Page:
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Roadmap for implementation must accompany ‘2025 vision’ — Saif

By Dana Al Emam - Aug 26,2014 - Last updated at Aug 26,2014

AMMAN — Planning Minister Ibrahim Saif on Monday briefed members of the Economic and Social Council (ESC) on the framework of the economic and social policies of the Kingdom’s “2025 vision”.

Saif noted that the 10-year economic blueprint must be accompanied by a parallel implementation programme that functions as a roadmap, taking into consideration Jordan’s economic constraints.

“We must first identify our priorities and the needed investments to sustain Jordan’s infrastructure,” he said, stressing the need for tools that measure the progress in achieving the blueprint’s goals.

The vision’s framework is aimed at boosting institutional stability and developing businesses in the long run, in light of the need for more reforms that boost economic growth and comprehensive development, according to Saif.

“The framework will also consider the gaps in development among governorates and the need to enforce the law equally on everyone,” he said, adding that the Kingdom requires further legislative stability.

The minister mentioned some of the issues that the 2025 vision must address, benefiting from the successful experiences of other countries.

“The vision must study the volume of public spending and the efficiency of public administration, and it must question current public spending policies,” Saif said.

External debt is another issue to be discussed as it nears a “dangerous” level, according to the minister.

He added that the energy, water, transportation and education sectors are the Kingdom’s priorities.

Mukhallad Omari, director of policies and strategies at the Planning Ministry, reviewed some figures on the Kingdom’s development.

“The population of Jordan is expected to reach 10.2 million in 2015,” he said, noting that the economic contribution of those in the workforce aged over 15 reached 41 per cent in 2012.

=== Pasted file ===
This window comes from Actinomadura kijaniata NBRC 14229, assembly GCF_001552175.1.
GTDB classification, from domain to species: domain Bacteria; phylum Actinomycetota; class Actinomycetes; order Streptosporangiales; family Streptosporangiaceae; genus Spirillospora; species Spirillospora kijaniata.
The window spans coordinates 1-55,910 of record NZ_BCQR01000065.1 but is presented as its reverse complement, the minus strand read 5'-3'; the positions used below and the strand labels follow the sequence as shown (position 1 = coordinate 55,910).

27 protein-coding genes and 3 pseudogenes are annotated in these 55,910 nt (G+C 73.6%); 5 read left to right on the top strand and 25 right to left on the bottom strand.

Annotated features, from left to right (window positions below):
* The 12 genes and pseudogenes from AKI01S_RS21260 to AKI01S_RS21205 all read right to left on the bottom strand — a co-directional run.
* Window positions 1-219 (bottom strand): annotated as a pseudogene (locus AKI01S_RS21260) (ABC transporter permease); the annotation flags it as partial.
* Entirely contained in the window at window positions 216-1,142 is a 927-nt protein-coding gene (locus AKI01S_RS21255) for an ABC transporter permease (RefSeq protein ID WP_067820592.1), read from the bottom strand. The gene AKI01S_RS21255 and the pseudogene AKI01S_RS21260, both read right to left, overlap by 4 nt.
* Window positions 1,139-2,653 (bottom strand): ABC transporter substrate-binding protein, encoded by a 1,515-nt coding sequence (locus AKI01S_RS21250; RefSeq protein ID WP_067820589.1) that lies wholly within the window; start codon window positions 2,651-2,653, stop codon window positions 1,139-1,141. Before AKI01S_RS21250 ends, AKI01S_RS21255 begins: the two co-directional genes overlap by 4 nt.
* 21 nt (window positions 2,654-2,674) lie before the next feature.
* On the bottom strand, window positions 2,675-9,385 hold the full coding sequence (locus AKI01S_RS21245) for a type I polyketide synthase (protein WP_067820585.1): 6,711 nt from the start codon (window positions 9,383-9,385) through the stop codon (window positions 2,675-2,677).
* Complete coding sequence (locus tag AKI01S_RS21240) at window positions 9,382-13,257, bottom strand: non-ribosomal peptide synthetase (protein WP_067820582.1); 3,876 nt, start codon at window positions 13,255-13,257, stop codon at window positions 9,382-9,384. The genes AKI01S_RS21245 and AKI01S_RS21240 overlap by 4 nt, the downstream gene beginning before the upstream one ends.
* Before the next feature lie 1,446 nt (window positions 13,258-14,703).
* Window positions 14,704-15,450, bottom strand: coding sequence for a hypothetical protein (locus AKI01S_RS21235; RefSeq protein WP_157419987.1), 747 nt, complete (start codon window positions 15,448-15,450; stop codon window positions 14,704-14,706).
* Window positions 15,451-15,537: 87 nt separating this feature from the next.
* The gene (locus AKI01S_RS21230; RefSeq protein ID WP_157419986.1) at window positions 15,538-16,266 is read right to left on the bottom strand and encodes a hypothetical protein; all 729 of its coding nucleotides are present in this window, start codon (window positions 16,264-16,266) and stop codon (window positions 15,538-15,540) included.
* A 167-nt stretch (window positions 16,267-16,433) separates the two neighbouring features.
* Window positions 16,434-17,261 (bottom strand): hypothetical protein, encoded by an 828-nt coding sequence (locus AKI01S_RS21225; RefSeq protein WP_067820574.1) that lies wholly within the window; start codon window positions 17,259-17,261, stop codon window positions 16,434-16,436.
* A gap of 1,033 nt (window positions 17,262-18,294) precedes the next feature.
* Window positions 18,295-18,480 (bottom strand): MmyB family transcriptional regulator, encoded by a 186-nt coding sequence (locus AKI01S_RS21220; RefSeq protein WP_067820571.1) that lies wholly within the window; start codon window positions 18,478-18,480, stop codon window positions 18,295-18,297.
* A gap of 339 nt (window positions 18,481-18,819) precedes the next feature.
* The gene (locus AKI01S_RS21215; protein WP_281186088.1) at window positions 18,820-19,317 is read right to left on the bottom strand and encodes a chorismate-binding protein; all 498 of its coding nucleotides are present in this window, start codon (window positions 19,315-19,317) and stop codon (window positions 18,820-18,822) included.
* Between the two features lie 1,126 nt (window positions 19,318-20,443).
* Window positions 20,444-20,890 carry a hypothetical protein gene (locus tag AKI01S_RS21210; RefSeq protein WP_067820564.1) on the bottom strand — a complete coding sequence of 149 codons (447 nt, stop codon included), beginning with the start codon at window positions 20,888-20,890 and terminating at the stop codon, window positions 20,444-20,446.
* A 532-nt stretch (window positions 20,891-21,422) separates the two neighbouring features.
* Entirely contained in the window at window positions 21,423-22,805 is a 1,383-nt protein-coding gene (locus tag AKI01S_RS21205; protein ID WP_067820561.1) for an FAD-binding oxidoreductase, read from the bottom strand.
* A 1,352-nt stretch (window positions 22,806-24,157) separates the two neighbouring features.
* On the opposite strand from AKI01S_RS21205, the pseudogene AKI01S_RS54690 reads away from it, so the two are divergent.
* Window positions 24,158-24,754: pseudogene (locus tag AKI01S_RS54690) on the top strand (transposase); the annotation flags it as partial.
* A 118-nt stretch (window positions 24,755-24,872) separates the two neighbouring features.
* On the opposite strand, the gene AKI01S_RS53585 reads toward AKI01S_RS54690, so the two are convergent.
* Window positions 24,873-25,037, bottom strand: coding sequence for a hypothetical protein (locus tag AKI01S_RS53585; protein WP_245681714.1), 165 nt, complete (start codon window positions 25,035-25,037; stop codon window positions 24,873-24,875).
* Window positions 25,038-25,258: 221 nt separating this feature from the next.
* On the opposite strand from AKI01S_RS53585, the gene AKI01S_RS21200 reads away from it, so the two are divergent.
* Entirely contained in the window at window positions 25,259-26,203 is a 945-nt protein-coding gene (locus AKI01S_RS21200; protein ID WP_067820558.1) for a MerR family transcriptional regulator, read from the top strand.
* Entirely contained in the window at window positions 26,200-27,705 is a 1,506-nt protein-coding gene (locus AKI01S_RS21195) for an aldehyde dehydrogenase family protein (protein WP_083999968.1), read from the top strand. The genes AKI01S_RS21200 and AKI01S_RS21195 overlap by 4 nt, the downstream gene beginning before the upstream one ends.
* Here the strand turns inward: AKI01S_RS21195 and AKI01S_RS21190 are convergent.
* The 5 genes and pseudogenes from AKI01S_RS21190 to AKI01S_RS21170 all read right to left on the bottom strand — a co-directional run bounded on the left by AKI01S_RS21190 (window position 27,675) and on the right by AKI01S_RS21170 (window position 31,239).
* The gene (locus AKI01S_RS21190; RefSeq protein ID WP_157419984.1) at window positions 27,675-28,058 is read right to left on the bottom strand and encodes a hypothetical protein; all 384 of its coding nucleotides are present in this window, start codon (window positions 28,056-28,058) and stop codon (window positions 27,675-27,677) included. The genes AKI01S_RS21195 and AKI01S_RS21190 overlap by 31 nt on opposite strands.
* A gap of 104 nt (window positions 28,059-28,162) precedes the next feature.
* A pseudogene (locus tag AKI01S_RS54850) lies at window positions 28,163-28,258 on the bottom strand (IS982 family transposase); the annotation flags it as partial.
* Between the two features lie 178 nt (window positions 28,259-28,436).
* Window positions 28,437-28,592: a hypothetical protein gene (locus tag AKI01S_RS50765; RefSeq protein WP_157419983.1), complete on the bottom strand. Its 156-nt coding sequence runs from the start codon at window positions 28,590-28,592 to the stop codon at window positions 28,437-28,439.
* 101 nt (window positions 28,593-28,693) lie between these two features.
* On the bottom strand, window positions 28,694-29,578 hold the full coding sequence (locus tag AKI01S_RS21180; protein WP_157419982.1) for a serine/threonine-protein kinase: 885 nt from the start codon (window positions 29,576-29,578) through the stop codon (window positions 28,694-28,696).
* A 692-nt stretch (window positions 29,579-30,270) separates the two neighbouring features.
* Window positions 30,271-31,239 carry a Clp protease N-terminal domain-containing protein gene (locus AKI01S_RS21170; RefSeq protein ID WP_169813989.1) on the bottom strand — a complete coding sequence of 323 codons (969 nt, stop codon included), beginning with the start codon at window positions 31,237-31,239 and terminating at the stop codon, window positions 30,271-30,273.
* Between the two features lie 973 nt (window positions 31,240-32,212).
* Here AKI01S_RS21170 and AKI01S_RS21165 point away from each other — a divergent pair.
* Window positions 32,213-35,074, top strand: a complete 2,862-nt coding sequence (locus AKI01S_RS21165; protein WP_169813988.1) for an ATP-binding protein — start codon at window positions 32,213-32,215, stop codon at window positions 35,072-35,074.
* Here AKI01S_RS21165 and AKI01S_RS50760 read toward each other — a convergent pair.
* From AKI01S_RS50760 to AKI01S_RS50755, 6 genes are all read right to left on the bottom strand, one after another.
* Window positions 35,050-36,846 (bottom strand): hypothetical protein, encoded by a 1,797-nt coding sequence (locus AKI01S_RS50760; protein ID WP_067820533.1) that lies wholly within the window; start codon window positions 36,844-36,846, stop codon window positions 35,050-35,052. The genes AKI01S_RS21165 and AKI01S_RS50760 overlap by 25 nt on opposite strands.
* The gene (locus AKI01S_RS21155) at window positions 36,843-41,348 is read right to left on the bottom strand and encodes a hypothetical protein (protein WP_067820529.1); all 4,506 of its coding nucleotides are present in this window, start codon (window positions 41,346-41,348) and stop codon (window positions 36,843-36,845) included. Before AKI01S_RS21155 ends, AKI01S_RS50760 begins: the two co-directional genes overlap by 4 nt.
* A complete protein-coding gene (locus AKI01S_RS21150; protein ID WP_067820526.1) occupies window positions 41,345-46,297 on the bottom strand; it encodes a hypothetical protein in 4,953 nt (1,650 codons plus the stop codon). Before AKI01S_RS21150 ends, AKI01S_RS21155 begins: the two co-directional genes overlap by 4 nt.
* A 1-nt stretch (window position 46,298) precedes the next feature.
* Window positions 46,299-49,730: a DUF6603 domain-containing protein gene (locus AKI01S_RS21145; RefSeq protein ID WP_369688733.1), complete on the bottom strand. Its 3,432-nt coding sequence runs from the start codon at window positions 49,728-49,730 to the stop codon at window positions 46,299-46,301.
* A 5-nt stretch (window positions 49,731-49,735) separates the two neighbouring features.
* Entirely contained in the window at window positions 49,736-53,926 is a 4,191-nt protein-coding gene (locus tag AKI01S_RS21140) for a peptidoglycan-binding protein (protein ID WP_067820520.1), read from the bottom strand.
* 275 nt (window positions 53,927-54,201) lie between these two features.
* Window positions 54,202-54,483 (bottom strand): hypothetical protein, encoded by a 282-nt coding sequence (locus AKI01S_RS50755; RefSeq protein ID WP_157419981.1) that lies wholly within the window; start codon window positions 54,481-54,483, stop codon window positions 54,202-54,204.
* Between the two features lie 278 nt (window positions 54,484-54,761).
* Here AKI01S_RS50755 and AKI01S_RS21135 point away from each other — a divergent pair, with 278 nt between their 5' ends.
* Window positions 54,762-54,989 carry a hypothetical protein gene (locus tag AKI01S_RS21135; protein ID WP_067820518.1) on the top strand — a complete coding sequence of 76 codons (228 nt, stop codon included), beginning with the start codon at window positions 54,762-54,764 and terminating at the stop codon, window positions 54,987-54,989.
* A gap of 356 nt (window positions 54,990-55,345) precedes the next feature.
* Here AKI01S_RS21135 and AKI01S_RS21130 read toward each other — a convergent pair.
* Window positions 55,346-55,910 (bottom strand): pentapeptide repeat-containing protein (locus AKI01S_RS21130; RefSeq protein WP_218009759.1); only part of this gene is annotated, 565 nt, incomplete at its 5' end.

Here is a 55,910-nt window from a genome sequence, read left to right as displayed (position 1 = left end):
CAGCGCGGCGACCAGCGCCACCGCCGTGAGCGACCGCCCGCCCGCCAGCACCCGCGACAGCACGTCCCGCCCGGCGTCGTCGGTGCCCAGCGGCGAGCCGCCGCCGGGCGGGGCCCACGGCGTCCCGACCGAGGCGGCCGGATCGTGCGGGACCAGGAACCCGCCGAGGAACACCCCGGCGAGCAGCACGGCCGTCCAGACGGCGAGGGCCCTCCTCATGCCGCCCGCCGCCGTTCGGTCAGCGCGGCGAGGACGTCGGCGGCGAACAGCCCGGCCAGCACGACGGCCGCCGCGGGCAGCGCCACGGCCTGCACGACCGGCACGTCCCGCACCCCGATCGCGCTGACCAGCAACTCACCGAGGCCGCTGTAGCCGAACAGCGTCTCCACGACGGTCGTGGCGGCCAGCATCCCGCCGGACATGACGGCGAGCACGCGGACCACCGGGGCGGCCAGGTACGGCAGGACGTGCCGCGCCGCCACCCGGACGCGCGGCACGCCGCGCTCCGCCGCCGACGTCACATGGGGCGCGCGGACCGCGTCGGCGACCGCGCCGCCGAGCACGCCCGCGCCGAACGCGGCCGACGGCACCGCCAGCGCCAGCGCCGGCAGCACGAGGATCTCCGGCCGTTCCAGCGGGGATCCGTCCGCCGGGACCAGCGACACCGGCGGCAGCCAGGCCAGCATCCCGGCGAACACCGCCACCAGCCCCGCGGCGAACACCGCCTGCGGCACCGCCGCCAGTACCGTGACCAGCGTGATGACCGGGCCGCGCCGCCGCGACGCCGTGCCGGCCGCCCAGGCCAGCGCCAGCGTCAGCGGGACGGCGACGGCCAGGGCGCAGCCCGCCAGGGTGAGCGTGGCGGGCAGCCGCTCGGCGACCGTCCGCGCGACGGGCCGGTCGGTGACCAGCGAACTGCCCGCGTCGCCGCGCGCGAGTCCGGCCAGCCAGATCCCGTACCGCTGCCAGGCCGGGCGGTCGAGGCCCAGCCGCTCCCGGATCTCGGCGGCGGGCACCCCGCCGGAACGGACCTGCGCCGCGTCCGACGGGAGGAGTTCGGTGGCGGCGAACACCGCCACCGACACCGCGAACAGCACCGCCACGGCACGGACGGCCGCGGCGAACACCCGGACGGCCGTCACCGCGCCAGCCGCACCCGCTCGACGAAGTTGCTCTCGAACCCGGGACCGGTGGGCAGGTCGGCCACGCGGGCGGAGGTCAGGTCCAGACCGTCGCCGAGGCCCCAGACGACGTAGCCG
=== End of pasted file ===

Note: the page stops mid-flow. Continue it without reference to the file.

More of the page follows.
Omari added that around 38 per cent of the workforce in Jordan is employed in the public sector. 

Figures for 2012 indicate that unemployed Jordanians reached around 170,000 people, while foreign workers numbered around 300,000, he said.

Omari warned of the “very low” enrolment percentage of General Secondary Certificate Examination graduates in vocational training, which stands at 3 per cent.

He said there are no Jordanian universities in the ranking of the top 600 universities worldwide, adding that the Jordan University of Science and Technology and University of Jordan are among the top 800 universities globally.

Omari noted that over 100 official documents have been collected to be discussed with several governmental and non-governmental bodies in preparation to draft the 10-year blueprint.

The vision’s framework addresses developing human resources, fiscal policies, business and innovation, infrastructure, social development, decentralisation and development of governorates in addition to justice and legislation.

ESC President Munther Share said the meeting is a continuation of Prime Minister Abdullah Ensour’s recent meeting with ESC board members to discuss the economic blueprint.

Earlier this year, His Majesty King Abdullah directed the government to draft a 10-year economic blueprint to achieve comprehensive economic development and stability.

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